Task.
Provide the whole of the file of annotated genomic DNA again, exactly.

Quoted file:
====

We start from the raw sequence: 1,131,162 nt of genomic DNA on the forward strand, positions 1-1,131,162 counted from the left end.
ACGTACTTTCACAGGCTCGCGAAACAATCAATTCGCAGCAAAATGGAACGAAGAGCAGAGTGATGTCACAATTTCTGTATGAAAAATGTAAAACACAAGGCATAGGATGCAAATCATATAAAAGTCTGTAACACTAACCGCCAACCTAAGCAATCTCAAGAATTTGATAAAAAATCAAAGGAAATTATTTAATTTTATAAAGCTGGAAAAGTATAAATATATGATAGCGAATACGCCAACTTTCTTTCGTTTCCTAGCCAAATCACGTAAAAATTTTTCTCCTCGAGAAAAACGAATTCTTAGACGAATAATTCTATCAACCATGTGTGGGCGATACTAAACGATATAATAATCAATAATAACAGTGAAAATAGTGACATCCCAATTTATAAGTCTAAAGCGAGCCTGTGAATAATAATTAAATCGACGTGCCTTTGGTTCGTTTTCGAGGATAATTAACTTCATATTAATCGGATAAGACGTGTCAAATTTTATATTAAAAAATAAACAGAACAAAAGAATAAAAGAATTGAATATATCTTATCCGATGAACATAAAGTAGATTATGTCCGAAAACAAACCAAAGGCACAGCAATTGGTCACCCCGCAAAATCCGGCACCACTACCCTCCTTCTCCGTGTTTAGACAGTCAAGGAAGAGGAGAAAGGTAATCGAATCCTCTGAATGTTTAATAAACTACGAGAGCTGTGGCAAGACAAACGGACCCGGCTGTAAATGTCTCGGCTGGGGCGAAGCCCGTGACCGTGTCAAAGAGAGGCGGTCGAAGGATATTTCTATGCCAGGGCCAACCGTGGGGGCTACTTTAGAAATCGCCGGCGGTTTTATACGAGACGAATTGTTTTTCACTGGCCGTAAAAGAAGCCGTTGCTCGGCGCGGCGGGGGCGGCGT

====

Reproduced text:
We start from the raw sequence: 1,131,162 nt of genomic DNA on the forward strand, positions 1-1,131,162 counted from the left end.
ACGTACTTTCACAGGCTCGCGAAACAATCAATTCGCAGCAAAATGGAACGAAGAGCAGAGTGATGTCACAATTTCTGTATGAAAAATGTAAAACACAAGGCATAGGATGCAAATCATATAAAAGTCTGTAACACTAACCGCCAACCTAAGCAATCTCAAGAATTTGATAAAAAATCAAAGGAAATTATTTAATTTTATAAAGCTGGAAAAGTATAAATATATGATAGCGAATACGCCAACTTTCTTTCGTTTCCTAGCCAAATCACGTAAAAATTTTTCTCCTCGAGAAAAACGAATTCTTAGACGAATAATTCTATCAACCATGTGTGGGCGATACTAAACGATATAATAATCAATAATAACAGTGAAAATAGTGACATCCCAATTTATAAGTCTAAAGCGAGCCTGTGAATAATAATTAAATCGACGTGCCTTTGGTTCGTTTTCGAGGATAATTAACTTCATATTAATCGGATAAGACGTGTCAAATTTTATATTAAAAAATAAACAGAACAAAAGAATAAAAGAATTGAATATATCTTATCCGATGAACATAAAGTAGATTATGTCCGAAAACAAACCAAAGGCACAGCAATTGGTCACCCCGCAAAATCCGGCACCACTACCCTCCTTCTCCGTGTTTAGACAGTCAAGGAAGAGGAGAAAGGTAATCGAATCCTCTGAATGTTTAATAAACTACGAGAGCTGTGGCAAGACAAACGGACCCGGCTGTAAATGTCTCGGCTGGGGCGAAGCCCGTGACCGTGTCAAAGAGAGGCGGTCGAAGGATATTTCTATGCCAGGGCCAACCGTGGGGGCTACTTTAGAAATCGCCGGCGGTTTTATACGAGACGAATTGTTTTTCACTGGCCGTAAAAGAAGCCGTTGCTCGGCGCGGCGGGGGCGGCGT